Confessions of a new lecturer, Volume 3: The downside of being a ‘Yes Man’

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Have I inadvertently tied my shoelaces together?

When I started as a new lecturer, I found it impossible to turn calls for assistance down, partly in the interests of making a good impression and partly because there’s a power dynamic when senior colleagues ask you to contribute to something. Adding further activities to the new job, new courses, new people, and so on left me lurching from one week to the next. I noticed a few comments on the THES version that my teaching load was excessively light; in response – it was on paper when I started, but additional classes were added throughout the year, making the workload unpredictable.

Any road, how are things different, two academic years later? In some ways, easier. I’m doing the same amount of teaching; I deliver just over 100 classes across the year, varying from one-hour tutorials or lectures to three-hour seminars or workshops. I’ve also supervised nearly 50 – mostly undergraduate – dissertations. Our teaching allocation is considered to be 500 hours of preparation and classroom/lecture theatre time (plus supervisions), with one hour of prep for every hour taught. This works out if you’re marginally tweaking your own established materials, but a new lecture can take days to research and write. I lead two courses now, and these have both required rewriting and then amending after a year to cater for changes elsewhere in the course.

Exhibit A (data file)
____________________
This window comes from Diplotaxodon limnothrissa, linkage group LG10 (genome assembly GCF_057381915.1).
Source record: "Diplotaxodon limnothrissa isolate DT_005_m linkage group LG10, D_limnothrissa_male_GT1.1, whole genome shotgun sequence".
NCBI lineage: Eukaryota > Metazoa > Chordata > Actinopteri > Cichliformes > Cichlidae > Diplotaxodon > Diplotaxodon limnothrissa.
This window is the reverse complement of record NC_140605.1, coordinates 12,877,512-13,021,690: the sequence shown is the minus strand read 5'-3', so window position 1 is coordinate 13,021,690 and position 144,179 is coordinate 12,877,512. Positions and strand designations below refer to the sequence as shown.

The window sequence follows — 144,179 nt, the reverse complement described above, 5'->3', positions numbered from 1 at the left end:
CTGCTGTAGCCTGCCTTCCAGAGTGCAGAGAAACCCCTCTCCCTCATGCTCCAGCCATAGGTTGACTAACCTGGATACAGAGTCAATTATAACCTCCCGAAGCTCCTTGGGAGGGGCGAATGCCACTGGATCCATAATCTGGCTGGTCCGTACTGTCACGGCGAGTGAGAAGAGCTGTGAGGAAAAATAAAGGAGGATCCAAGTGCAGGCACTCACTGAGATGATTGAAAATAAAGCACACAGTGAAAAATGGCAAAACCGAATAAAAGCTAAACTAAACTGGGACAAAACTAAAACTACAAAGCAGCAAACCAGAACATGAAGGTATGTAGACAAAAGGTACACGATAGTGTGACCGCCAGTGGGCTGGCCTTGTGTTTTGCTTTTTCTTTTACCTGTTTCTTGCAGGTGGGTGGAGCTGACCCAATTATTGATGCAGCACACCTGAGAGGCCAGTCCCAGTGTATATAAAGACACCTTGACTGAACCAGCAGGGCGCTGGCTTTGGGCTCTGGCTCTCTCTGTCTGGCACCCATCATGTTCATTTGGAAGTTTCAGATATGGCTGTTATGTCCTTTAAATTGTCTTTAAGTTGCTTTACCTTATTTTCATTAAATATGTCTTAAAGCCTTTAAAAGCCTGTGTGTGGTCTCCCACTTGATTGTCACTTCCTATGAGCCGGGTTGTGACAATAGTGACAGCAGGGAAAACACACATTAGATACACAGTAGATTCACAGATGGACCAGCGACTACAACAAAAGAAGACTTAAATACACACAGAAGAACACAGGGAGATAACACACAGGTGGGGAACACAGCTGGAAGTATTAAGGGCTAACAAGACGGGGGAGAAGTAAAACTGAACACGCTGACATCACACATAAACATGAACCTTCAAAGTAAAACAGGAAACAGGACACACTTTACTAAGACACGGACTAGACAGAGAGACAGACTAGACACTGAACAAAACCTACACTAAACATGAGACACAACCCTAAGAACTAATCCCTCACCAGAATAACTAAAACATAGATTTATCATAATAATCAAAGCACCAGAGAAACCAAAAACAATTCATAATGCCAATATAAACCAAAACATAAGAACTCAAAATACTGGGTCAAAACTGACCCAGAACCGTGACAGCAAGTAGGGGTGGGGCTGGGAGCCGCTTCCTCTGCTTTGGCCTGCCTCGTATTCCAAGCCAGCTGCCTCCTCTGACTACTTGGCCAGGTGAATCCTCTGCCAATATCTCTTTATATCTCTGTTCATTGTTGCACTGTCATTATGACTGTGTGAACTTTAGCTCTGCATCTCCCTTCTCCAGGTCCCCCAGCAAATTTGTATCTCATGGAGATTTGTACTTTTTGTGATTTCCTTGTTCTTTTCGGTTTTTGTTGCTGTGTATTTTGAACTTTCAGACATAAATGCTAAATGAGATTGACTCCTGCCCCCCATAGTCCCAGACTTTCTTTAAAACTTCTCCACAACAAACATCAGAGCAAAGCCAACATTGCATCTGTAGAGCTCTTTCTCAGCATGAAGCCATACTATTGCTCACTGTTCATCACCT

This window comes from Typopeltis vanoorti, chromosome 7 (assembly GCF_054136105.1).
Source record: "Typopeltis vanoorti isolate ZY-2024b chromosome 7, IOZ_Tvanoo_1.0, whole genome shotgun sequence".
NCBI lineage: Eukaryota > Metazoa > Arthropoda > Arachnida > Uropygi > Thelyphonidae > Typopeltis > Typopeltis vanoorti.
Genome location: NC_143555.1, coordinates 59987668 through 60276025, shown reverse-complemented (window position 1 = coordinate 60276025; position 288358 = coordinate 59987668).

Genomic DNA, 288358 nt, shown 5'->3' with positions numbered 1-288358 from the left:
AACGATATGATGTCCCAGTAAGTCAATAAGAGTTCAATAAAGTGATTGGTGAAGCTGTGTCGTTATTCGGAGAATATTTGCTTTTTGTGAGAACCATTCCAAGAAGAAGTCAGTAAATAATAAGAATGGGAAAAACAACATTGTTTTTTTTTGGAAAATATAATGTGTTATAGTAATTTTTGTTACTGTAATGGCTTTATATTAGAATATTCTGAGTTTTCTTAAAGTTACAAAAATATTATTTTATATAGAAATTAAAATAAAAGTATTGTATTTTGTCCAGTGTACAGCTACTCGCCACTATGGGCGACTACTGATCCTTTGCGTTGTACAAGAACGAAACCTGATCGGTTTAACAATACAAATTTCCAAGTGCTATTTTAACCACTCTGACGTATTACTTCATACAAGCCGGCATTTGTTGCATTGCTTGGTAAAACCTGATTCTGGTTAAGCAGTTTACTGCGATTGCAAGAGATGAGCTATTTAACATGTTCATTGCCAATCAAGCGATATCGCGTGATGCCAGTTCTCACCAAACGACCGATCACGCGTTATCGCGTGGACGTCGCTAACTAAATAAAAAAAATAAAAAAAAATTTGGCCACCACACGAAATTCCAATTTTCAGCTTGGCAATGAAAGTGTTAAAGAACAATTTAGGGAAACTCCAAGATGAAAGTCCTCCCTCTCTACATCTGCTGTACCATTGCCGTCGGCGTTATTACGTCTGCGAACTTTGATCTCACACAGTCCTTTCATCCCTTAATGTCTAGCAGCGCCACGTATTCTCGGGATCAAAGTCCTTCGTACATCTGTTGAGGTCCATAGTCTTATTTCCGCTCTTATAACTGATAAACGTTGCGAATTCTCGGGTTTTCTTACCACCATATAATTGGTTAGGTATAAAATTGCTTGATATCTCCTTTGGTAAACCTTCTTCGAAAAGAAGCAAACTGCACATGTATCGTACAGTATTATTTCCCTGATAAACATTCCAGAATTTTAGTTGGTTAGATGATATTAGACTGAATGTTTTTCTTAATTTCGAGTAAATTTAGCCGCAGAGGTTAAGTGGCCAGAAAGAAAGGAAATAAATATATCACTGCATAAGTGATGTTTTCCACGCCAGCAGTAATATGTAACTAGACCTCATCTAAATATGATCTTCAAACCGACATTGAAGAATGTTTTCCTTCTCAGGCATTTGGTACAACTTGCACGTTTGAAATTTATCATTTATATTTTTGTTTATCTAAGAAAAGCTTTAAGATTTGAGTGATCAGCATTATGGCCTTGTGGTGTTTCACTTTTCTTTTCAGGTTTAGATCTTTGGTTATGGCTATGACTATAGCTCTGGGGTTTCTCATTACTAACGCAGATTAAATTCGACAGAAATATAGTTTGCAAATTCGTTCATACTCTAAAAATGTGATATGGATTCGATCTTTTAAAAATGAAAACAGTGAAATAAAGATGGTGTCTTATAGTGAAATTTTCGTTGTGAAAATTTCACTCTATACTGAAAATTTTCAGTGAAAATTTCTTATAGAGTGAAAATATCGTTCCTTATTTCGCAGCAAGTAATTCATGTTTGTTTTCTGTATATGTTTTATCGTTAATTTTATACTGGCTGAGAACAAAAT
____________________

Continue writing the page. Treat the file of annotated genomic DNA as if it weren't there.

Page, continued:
Overall, I have a much better sense of the ebb and flow of the year, when the manic and quieter patches are, and this makes planning ahead easier. I always feel, though, that the promised land of a genuine lull is permanently elusive. In practice it’s never much of one – something always crops up. I do have my teaching qualification and HEA fellowship behind me. In hindsight, and this seems to be common, I’d have liked much more time to dedicate to it and benefit from it. The assignments had to be squeezed in and written last-minute and slightly unreflectively – basically all those things we tell our students not to do.

Research-wise, as of last week I’ve got four publications under my belt, two of which will be submitted as part of my external review in a few years from now, two of which won’t be. I’ve also had one rejected (with snide feedback, it’s a rite of passage, right?), and there’s one I’ve co-written with a doctoral student that went in last week. There are two more pieces from my doctorate which are in various stages of undress, and I did some work with my former supervisor which fell by the wayside. We’re in the process of (metaphorically) resuscitating the patient, and I’m leading on a project which is trundling along, albeit very slowly. I’m not sitting still, but I’m not exactly motoring either, because…